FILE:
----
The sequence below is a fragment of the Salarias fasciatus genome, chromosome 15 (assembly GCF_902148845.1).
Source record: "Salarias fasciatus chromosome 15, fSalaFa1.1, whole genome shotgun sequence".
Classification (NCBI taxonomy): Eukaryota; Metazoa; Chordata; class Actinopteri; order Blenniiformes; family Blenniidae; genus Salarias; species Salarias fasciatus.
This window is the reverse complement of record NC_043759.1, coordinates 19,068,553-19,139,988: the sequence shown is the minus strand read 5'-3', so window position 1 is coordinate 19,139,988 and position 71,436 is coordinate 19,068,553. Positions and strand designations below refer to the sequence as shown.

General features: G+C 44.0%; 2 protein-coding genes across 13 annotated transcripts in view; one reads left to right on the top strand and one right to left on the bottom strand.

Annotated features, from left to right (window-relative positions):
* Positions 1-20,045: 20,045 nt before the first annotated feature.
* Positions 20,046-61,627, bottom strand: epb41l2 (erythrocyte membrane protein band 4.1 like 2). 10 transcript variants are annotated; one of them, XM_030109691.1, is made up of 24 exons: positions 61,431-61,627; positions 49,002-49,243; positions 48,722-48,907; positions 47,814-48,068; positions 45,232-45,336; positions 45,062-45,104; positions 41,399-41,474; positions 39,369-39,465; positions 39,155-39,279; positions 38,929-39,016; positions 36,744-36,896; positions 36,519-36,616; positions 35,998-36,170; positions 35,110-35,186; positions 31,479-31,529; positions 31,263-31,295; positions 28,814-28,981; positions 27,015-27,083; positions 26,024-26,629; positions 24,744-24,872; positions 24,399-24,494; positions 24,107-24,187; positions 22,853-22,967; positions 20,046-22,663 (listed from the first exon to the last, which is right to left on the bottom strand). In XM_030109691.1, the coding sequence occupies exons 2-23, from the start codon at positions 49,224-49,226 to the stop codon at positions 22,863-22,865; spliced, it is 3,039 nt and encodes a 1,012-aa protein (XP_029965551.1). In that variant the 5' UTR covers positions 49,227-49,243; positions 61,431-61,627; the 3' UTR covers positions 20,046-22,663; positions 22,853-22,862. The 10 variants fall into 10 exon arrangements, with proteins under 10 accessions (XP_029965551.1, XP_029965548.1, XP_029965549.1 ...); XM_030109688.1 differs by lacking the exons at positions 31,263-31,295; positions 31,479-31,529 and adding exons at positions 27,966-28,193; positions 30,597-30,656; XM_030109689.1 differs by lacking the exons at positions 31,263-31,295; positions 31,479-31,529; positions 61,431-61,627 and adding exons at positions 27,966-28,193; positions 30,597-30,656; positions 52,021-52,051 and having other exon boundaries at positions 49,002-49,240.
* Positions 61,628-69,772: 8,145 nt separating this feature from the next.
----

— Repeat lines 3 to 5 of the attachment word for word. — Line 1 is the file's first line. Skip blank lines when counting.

Classification (NCBI taxonomy): Eukaryota; Metazoa; Chordata; class Actinopteri; order Blenniiformes; family Blenniidae; genus Salarias; species Salarias fasciatus.
This window is the reverse complement of record NC_043759.1, coordinates 19,068,553-19,139,988: the sequence shown is the minus strand read 5'-3', so window position 1 is coordinate 19,139,988 and position 71,436 is coordinate 19,068,553. Positions and strand designations below refer to the sequence as shown.

General features: G+C 44.0%; 2 protein-coding genes across 13 annotated transcripts in view; one reads left to right on the top strand and one right to left on the bottom strand.